Gloria Smith Davis
(Daughter of Joseph and Iris Middleton Smith)
My parents were saved at Hortense Camp in 1949 and began a tradition of attending camp meeting every year. I was born in October 1952, so the first camp meeting I attended was in August of 1953. Of course I do not remember being at camp meeting those first few years, but it is significant to me to know that I was there.
The very first memory I have of being at the Hortense Wesleyan Camp-ground was on a workday when folks with a mind to work had come to prepare for camp meeting. I was probably about five or six years old because this memory is very clear. The men lifted those heavy wooden-slatted benches from the pile under the Tabernacle and carried them out, setting them down outside the Tabernacle. Using buckets of water and brooms or brushes, the women scrubbed the benches. As soon as the sun had dried some of the water from the benches, the men brought the cotton mattresses that had been stored in the block worker's building and laid them on the backs of the benches to sun. Meanwhile, a team of workers had been scrubbing the two-story dorm, using brooms, mops and buckets of water to sweep down and clean every room. Later, when the dorm floors were dry, the men rolled up those cotton mattresses, that had been freshened by the sun, and carried them on their shoulder into the dorm, putting them on the beds. Each man carried one double mattress, holding it in a roll, some downstairs and some upstairs, till each room had a mattress.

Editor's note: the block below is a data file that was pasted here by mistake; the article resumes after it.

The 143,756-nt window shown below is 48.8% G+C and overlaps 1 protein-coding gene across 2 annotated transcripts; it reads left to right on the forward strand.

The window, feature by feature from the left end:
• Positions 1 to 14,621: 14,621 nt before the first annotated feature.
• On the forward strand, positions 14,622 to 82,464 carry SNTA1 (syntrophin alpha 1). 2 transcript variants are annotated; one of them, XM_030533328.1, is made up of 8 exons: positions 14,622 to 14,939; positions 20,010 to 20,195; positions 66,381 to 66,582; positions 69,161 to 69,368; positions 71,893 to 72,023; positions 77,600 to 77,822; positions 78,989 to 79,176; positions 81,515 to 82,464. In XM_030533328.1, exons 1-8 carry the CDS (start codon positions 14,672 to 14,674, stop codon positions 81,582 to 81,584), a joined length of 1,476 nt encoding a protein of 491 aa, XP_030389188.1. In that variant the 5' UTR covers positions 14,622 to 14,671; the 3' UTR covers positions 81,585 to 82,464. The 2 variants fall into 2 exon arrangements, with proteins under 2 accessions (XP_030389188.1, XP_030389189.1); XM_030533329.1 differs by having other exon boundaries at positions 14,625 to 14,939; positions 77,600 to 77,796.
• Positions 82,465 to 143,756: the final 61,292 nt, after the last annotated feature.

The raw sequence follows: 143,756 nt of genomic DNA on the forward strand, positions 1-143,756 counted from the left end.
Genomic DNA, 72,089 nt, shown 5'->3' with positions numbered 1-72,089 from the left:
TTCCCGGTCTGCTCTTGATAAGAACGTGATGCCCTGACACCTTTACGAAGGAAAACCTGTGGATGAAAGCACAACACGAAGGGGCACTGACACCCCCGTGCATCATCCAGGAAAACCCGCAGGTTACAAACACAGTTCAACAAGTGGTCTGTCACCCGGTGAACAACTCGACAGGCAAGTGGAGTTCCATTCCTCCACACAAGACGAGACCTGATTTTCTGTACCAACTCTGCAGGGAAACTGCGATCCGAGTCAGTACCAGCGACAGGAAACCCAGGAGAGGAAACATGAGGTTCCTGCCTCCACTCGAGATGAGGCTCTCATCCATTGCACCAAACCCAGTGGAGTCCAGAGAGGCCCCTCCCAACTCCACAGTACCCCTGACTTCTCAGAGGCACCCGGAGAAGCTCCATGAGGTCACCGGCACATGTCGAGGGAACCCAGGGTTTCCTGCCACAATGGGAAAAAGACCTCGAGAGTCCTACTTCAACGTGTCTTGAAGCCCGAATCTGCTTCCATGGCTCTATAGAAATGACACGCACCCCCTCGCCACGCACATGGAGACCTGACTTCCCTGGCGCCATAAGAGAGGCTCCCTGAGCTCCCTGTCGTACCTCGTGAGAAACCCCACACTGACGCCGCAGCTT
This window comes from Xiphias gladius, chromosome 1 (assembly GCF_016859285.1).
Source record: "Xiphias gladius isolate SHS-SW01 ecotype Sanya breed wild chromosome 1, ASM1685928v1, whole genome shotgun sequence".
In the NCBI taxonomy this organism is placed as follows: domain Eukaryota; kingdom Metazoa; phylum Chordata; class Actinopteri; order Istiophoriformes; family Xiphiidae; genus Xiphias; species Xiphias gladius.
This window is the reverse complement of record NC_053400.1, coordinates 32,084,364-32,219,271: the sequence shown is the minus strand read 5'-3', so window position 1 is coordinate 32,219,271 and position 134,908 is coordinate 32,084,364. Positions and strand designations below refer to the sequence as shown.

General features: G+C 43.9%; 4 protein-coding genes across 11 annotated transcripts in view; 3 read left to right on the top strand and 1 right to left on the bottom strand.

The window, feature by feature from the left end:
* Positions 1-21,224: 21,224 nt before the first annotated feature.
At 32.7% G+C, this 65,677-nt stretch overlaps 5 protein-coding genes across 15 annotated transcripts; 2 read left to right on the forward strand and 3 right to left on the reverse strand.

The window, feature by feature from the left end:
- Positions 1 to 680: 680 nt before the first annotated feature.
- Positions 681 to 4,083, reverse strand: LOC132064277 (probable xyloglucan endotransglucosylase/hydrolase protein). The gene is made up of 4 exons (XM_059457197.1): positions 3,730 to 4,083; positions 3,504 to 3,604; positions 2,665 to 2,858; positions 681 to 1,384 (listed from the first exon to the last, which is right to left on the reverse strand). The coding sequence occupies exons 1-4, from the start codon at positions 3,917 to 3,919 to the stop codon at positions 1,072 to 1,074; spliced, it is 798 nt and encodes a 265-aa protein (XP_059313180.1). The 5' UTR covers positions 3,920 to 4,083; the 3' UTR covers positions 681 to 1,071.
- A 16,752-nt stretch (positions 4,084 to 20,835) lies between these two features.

I was impressed that these people were working so hard, doing work I'd never seen done before. I decided that if Camp Meeting was worth this much work, then it must be very important and very special. I still consider Camp Meeting at Hortense to be the highlight of every year in my life.